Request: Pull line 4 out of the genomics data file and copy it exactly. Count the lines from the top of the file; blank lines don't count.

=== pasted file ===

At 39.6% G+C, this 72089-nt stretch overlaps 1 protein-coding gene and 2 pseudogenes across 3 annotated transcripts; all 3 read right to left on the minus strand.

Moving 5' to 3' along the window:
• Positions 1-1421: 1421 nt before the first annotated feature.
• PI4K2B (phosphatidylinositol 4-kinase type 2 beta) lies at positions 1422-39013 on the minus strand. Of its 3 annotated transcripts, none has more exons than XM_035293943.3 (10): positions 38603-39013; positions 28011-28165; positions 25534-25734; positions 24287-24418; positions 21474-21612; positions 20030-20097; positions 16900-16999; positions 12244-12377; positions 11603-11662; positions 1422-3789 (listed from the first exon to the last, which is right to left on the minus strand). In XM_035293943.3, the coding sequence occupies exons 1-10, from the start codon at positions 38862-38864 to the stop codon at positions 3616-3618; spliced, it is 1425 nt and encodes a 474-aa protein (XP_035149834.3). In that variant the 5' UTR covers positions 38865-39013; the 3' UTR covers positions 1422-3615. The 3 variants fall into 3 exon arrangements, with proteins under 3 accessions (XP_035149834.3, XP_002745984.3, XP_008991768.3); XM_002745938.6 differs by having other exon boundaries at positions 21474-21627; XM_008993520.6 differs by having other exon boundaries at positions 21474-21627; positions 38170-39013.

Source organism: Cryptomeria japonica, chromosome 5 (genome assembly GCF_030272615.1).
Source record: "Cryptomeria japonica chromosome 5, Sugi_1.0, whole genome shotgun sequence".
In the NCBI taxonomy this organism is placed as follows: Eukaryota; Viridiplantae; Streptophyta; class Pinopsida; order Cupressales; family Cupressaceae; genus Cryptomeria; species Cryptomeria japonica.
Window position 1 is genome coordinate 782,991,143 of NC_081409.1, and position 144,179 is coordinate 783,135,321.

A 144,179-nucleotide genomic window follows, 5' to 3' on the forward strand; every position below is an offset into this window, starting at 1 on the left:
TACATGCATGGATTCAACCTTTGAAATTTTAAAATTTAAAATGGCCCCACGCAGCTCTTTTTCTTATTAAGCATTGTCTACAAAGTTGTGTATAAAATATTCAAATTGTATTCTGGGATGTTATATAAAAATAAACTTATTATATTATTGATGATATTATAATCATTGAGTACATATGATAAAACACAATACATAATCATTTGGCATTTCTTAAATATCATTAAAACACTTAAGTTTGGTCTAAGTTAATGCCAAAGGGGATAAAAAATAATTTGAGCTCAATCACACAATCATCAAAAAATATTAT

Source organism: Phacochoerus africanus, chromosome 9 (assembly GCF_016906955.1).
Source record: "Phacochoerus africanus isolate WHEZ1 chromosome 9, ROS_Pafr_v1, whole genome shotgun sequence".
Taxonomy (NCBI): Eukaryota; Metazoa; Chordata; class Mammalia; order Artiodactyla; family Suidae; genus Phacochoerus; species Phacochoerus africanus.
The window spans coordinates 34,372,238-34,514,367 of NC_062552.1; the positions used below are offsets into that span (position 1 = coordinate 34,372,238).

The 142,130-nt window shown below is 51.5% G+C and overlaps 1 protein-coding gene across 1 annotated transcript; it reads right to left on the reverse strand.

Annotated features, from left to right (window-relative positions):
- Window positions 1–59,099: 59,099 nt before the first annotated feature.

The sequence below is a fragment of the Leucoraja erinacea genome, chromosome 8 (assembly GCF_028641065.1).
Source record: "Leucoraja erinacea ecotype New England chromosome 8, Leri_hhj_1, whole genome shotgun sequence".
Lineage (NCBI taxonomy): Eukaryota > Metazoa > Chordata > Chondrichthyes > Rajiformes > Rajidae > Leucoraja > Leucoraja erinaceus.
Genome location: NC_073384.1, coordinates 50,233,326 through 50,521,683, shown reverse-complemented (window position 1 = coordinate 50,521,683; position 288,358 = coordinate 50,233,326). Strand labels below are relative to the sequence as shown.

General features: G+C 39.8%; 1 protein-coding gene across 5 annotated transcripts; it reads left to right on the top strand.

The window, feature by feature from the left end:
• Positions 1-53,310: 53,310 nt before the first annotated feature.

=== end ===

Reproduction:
• PI4K2B (phosphatidylinositol 4-kinase type 2 beta) lies at positions 1422-39013 on the minus strand. Of its 3 annotated transcripts, none has more exons than XM_035293943.3 (10): positions 38603-39013; positions 28011-28165; positions 25534-25734; positions 24287-24418; positions 21474-21612; positions 20030-20097; positions 16900-16999; positions 12244-12377; positions 11603-11662; positions 1422-3789 (listed from the first exon to the last, which is right to left on the minus strand). In XM_035293943.3, the coding sequence occupies exons 1-10, from the start codon at positions 38862-38864 to the stop codon at positions 3616-3618; spliced, it is 1425 nt and encodes a 474-aa protein (XP_035149834.3). In that variant the 5' UTR covers positions 38865-39013; the 3' UTR covers positions 1422-3615. The 3 variants fall into 3 exon arrangements, with proteins under 3 accessions (XP_035149834.3, XP_002745984.3, XP_008991768.3); XM_002745938.6 differs by having other exon boundaries at positions 21474-21627; XM_008993520.6 differs by having other exon boundaries at positions 21474-21627; positions 38170-39013.